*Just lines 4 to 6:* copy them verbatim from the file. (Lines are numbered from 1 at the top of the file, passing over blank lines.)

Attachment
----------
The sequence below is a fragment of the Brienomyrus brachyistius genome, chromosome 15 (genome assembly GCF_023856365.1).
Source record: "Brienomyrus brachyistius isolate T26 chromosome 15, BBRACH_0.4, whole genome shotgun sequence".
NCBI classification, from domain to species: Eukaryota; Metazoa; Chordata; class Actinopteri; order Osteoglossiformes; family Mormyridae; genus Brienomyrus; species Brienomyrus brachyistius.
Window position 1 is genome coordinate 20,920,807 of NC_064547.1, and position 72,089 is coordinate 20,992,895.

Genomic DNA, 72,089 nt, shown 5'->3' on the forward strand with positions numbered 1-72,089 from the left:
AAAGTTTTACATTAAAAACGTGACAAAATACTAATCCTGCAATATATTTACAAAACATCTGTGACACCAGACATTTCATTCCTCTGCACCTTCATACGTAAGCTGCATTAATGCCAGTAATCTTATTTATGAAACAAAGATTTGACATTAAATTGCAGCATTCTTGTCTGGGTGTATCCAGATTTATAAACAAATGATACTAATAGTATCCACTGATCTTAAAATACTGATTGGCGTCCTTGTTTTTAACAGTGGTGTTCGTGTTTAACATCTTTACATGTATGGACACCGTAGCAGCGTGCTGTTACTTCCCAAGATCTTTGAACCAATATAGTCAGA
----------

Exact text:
Window position 1 is genome coordinate 20,920,807 of NC_064547.1, and position 72,089 is coordinate 20,992,895.

Genomic DNA, 72,089 nt, shown 5'->3' on the forward strand with positions numbered 1-72,089 from the left:
AAAGTTTTACATTAAAAACGTGACAAAATACTAATCCTGCAATATATTTACAAAACATCTGTGACACCAGACATTTCATTCCTCTGCACCTTCATACGTAAGCTGCATTAATGCCAGTAATCTTATTTATGAAACAAAGATTTGACATTAAATTGCAGCATTCTTGTCTGGGTGTATCCAGATTTATAAACAAATGATACTAATAGTATCCACTGATCTTAAAATACTGATTGGCGTCCTTGTTTTTAACAGTGGTGTTCGTGTTTAACATCTTTACATGTATGGACACCGTAGCAGCGTGCTGTTACTTCCCAAGATCTTTGAACCAATATAGTCAGA